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Gene Ther. 2007 Mar;14(5):459-64. Epub 2006 Oct 19.

Use of herpes simplex virus type 1-based amplicon vector for delivery of small interfering RNA.

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  • 1Department of Experimental and Diagnostic Medicine, Section of Microbiology, University of Ferrara, Ferrara, Italy.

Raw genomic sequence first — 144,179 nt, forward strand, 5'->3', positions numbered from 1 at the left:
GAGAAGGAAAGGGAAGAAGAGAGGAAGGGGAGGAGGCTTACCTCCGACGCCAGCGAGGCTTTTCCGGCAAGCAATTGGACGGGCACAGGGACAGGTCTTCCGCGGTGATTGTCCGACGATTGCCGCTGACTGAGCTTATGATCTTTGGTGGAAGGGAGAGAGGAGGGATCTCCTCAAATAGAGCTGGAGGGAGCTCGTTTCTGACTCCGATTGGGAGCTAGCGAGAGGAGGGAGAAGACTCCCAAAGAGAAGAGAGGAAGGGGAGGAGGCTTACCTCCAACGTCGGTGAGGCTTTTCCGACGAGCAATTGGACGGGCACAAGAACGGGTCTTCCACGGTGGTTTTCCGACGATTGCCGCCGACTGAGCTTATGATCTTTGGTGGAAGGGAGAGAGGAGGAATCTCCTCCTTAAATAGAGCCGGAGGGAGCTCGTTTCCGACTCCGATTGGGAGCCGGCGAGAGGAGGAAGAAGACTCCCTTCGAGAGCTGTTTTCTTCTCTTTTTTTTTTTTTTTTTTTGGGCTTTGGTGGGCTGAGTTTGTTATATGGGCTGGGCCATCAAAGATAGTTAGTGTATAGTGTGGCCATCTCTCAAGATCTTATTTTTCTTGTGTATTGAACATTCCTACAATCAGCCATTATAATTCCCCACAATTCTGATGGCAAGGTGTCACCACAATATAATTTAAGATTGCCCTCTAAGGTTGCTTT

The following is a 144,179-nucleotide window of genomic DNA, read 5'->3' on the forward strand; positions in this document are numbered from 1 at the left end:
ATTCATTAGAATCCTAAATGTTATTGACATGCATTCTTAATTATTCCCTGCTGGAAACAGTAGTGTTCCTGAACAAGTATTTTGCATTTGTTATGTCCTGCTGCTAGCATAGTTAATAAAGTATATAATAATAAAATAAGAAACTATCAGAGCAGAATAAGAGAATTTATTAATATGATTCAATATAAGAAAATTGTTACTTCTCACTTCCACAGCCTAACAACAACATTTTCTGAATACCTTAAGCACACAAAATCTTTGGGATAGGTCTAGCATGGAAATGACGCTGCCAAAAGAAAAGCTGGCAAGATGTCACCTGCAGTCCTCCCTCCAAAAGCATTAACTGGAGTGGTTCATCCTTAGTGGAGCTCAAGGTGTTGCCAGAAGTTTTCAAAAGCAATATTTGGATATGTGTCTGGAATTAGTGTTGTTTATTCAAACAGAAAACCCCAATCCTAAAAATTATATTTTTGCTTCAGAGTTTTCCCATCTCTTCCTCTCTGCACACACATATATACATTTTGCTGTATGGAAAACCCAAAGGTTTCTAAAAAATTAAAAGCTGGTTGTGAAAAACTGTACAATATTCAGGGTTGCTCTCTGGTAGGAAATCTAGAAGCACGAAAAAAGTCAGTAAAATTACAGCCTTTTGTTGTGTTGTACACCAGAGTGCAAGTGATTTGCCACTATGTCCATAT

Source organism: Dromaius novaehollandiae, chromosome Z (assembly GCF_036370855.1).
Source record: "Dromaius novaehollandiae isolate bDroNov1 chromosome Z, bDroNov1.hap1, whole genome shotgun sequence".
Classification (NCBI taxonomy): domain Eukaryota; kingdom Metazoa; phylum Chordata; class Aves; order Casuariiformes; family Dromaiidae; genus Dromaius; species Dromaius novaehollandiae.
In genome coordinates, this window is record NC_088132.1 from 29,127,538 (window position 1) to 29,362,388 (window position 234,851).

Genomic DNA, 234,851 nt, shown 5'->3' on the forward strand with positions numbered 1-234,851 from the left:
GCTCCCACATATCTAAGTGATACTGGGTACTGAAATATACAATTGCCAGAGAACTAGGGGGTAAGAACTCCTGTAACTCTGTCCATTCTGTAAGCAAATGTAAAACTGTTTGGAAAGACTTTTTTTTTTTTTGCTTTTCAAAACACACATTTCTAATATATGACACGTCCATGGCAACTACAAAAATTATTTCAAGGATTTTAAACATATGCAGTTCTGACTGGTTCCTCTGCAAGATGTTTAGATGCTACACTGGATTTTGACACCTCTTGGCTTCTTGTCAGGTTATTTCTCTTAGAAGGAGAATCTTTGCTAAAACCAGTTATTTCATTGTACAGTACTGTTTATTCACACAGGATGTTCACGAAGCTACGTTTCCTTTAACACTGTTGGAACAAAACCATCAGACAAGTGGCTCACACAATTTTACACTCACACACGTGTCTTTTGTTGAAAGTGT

Silencing of gene expression by small interfering RNAs (siRNAs) is rapidly becoming a powerful tool for genetic analysis of mammalian cells. The use of DNA-based plasmid vectors to achieve transient and stable expression of siRNA has been developed to avoid the problems of double-stranded oligonucleotides transfection. These vectors direct the transcription of small hairpin RNAs (shRNAs) from a polymerase-III (H1 or U6)-RNA gene promoter. However, numerous disadvantages remain, including low transfection efficiency and difficulty in transfecting primary cells. To overcome some of these problems, the use of viral vectors for siRNA delivery has been described. Retroviral, adenoviral, adeno-associated and herpes viral shRNAs delivery systems have been successfully used to silence genes, in vitro and in vivo. The use of a herpes simplex virus type 1 (HSV-1)-based amplicon vector for siRNA delivery into mammalian cells, using human polyomavirus BK (BKV)-transformed cells as a model system is described. The results demonstrate the ability of amplicon vectors to inhibit the expression of BKV T-Ag and tumorigenicity of BKV-transformed cells. We show that the use of the amplicon vector is highly efficient for the delivery of siRNA molecules. The unique ability of these vectors to deliver multiple copies of siRNA may provide a useful tool in the development of novel anticancer therapy.

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